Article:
Let’s evaluate this further. Human behavior evolves, and markets are sometimes called “history in motion”. Technical Analysis often tries to deduce ‘rules’ from this evolution, sometimes with disastrous results. The reason why there are no rich Technical Analysts is that they do not know how the interaction of their actions creates a feedback loop that leads to their demise. For example, once it is well-known that a stock is at strong support, we know that such support level is mostly violated before the stock turns. For example, look back at the stock price chart of Tata Steel over the last few months.

You will find that the stock bounced a few times from 540, which became the accepted ‘strong support level’. And then 2 top commentators came on the top TV channels and touted the stock as the pick of the decade. Result: all the immature viewers got onto the stock (especially after the Thyseenkrupp announcement). This was sold into, by someone who seemingly did not agree with the recent prognosis given out by the 2 market wizards. The stock was handed over to ‘fools’, who by their very action, had increased the very Risk that they were seeking to avoid. Net result: with no apparent trigger, the stock dropped 12% to 490, the ‘fools’ capitulated and the strong hands moved back in. Come the quarterly results and the stock moved back to 580, its starting point, all in about a month.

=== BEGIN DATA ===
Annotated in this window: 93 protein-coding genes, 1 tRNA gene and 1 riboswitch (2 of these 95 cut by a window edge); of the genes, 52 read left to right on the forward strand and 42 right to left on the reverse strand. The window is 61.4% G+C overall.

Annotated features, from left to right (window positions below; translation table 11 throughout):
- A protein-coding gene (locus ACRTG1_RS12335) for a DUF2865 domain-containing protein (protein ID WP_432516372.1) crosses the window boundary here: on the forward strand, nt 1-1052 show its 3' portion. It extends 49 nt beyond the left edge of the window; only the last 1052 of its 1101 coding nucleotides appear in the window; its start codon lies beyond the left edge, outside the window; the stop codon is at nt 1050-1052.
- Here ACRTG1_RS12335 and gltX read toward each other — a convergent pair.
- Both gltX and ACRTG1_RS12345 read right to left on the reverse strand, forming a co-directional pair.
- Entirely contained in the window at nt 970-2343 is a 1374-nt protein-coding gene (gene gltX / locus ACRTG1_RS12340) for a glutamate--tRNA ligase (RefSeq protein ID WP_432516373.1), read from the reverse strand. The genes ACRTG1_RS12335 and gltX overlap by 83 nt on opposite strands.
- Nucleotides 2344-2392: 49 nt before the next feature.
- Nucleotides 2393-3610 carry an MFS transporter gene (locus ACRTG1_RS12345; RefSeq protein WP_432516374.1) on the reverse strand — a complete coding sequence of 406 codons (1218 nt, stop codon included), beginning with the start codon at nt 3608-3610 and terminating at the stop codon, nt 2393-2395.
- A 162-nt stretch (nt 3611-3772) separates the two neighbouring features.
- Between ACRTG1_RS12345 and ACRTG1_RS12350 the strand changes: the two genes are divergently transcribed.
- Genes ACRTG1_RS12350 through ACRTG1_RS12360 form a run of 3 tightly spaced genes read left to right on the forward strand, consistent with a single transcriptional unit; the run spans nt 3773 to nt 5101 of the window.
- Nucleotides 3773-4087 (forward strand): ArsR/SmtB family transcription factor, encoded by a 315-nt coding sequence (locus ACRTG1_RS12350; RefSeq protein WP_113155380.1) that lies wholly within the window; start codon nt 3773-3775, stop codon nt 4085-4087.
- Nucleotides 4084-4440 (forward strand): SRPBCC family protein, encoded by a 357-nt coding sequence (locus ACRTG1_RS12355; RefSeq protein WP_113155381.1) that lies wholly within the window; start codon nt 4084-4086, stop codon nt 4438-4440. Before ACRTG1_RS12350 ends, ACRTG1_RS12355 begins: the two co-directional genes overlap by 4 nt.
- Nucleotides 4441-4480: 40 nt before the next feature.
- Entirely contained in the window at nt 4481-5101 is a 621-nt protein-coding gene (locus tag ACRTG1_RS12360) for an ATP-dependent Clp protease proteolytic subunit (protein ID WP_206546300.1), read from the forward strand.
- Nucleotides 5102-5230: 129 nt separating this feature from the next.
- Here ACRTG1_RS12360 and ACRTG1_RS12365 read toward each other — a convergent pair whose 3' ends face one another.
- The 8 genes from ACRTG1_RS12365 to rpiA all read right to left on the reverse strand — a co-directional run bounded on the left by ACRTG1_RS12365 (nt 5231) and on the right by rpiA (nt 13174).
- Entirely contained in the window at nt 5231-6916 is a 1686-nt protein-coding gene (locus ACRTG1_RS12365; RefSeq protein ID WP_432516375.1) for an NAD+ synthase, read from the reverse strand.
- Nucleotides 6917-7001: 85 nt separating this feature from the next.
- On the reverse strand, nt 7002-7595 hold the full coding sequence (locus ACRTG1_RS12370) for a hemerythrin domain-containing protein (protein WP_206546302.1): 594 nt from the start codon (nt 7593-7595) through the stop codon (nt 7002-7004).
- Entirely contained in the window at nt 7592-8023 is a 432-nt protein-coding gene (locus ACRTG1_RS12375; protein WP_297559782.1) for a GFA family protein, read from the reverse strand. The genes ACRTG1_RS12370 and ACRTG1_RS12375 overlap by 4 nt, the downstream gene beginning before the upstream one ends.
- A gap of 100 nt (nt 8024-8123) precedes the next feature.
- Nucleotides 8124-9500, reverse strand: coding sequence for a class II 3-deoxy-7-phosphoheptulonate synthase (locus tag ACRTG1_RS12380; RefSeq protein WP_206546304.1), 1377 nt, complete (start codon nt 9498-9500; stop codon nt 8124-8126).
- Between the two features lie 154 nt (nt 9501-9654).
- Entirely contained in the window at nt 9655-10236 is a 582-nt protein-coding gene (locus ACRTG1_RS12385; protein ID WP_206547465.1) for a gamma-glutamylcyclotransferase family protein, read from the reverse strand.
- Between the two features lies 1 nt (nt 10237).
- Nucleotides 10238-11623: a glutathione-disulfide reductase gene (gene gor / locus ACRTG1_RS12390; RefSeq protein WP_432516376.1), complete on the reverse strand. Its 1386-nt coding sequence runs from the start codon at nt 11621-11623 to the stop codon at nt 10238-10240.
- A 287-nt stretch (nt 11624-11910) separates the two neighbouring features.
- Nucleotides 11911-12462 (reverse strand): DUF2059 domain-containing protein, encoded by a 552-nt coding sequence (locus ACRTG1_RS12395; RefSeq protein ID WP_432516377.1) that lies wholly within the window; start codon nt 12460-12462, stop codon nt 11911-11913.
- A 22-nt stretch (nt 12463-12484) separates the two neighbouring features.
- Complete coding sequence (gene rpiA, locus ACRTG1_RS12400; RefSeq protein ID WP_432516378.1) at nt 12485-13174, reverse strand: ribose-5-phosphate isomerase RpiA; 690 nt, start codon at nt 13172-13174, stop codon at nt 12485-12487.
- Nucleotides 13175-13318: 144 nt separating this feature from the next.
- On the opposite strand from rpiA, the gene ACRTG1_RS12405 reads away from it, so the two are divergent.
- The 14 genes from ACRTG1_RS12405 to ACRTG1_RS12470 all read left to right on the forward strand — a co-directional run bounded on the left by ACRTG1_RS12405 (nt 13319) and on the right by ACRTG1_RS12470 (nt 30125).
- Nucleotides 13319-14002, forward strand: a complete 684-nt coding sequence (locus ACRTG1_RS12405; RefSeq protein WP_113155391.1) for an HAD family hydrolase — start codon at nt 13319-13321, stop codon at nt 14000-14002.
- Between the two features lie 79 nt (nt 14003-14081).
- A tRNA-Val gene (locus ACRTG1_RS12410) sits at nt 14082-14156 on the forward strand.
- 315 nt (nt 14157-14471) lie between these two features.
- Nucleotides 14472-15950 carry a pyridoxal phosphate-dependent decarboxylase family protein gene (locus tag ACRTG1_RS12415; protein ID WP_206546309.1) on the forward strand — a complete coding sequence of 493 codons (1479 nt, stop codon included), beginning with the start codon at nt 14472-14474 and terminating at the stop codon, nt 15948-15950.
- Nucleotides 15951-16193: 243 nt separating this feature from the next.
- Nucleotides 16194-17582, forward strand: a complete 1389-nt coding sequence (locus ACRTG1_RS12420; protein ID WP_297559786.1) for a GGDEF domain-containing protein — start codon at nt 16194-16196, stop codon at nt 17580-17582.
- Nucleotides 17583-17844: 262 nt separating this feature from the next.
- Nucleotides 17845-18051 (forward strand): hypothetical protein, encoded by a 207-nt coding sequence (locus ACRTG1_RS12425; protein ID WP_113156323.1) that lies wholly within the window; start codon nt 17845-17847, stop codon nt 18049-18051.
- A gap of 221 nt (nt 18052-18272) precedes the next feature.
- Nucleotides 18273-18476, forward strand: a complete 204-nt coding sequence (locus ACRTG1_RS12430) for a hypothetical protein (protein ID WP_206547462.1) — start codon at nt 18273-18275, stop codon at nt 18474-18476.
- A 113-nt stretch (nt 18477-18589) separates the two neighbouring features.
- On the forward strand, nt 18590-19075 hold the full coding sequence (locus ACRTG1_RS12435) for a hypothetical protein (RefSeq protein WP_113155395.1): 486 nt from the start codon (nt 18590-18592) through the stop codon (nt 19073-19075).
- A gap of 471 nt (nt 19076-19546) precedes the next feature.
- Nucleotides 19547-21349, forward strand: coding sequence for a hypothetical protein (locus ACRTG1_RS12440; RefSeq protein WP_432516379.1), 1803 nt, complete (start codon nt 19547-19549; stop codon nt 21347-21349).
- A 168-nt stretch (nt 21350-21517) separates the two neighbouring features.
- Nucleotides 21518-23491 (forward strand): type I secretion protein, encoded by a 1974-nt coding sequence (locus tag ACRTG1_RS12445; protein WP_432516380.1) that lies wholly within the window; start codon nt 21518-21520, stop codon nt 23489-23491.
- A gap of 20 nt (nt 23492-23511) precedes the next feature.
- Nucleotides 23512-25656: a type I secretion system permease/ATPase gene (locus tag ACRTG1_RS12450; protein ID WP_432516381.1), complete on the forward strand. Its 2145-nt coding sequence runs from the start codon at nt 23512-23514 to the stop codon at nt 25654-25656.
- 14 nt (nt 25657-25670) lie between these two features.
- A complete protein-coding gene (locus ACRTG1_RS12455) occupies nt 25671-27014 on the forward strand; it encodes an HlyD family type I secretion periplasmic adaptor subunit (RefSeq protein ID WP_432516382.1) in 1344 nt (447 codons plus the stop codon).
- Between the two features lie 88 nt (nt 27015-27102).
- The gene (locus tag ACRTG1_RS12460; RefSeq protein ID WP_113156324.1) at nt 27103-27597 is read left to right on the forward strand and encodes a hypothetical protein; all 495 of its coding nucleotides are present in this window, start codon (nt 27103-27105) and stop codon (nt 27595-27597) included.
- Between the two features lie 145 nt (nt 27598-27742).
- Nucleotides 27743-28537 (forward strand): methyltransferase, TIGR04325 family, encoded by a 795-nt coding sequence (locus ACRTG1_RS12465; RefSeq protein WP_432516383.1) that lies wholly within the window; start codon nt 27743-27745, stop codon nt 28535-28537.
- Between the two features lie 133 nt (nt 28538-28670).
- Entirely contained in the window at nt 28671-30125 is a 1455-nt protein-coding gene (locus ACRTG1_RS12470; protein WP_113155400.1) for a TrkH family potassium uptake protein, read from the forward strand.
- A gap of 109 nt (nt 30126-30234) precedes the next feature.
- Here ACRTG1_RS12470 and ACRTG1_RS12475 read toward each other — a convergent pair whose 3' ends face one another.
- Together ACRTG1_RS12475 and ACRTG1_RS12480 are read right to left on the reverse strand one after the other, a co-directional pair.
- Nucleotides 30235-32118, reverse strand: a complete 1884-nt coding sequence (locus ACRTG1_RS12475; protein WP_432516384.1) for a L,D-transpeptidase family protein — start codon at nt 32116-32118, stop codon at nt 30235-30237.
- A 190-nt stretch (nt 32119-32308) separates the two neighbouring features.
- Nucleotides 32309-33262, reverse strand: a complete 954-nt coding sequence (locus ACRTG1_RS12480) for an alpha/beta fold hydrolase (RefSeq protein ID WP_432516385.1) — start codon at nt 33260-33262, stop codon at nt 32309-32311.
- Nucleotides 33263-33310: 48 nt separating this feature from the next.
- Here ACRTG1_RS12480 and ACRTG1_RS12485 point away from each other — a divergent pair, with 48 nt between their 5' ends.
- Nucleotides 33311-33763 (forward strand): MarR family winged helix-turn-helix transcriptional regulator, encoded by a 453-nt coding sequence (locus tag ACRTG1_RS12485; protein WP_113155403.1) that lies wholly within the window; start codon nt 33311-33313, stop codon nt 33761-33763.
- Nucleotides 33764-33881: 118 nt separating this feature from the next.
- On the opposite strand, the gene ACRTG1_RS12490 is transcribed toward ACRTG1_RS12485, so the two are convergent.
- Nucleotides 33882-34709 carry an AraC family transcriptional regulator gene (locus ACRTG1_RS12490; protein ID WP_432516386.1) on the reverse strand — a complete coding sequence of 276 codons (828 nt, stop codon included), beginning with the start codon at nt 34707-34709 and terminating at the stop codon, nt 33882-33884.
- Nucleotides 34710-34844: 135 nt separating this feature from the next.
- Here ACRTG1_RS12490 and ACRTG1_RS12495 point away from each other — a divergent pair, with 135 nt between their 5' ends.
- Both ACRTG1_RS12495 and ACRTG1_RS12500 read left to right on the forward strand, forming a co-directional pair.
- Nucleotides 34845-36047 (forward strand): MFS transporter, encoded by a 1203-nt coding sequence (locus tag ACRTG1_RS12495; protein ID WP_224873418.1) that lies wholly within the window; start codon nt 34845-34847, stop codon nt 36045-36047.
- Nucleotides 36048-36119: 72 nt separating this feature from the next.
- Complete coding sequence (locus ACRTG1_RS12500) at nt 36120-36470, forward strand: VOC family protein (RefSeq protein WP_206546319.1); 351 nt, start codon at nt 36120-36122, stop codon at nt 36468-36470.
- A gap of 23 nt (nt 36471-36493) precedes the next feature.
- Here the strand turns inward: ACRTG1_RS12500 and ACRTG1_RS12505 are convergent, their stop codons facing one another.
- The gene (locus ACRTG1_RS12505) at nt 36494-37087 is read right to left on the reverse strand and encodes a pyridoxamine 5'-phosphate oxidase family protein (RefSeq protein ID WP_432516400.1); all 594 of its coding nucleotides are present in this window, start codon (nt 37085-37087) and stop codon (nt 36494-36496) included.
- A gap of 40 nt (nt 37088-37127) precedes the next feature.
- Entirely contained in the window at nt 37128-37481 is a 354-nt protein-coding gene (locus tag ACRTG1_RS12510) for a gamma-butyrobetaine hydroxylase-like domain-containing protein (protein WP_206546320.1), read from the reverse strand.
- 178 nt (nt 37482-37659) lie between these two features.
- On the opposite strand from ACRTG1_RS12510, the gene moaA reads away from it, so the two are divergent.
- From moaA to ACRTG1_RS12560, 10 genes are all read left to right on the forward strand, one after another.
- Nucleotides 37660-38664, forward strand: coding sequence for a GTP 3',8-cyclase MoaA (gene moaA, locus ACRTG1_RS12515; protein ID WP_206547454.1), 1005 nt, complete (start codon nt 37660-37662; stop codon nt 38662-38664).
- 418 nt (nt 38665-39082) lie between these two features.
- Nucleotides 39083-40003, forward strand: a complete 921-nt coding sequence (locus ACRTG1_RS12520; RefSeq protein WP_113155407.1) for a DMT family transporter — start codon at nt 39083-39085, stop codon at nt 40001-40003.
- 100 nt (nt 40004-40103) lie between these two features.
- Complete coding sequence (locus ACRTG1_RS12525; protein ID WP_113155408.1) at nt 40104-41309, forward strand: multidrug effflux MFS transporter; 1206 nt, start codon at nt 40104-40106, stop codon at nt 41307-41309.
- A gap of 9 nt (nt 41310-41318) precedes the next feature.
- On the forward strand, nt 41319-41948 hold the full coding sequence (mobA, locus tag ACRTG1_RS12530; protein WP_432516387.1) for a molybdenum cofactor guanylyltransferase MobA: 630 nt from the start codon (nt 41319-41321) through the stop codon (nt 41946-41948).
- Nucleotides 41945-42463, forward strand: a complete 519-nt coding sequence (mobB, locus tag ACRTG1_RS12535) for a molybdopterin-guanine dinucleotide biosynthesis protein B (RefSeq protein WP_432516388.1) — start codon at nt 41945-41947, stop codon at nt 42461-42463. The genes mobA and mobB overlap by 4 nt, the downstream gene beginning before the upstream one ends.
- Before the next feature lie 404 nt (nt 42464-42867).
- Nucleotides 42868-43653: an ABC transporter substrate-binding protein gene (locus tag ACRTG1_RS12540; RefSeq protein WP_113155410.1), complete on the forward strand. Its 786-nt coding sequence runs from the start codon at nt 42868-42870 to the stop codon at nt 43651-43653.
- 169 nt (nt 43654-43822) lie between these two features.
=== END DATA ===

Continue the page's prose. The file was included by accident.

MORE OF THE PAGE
The Rules of Behavioral Evolution

The casualty in this short example was the Technical Analyst and his believers. The only way to understand this is through the much softer rules of Behavioral Evolution. Which is a big, wide subject that uses a lot of Psychology, one small chapter of which is the idea of the Collective Ego.

Ego is defined as the (irrational) desire to maintain homeostasis, irrational because Evolution does not care about the individual, it seeks to perpetuate Evolution (which, in turn, is defined as the adaptation of the organism/organization to the environment). Just as an organization develops an ego because the complex inter-relationships inside the organization seek perpetuity, a market develops an ego, which seeks to perpetuate the complex inter-relationships within and within itself.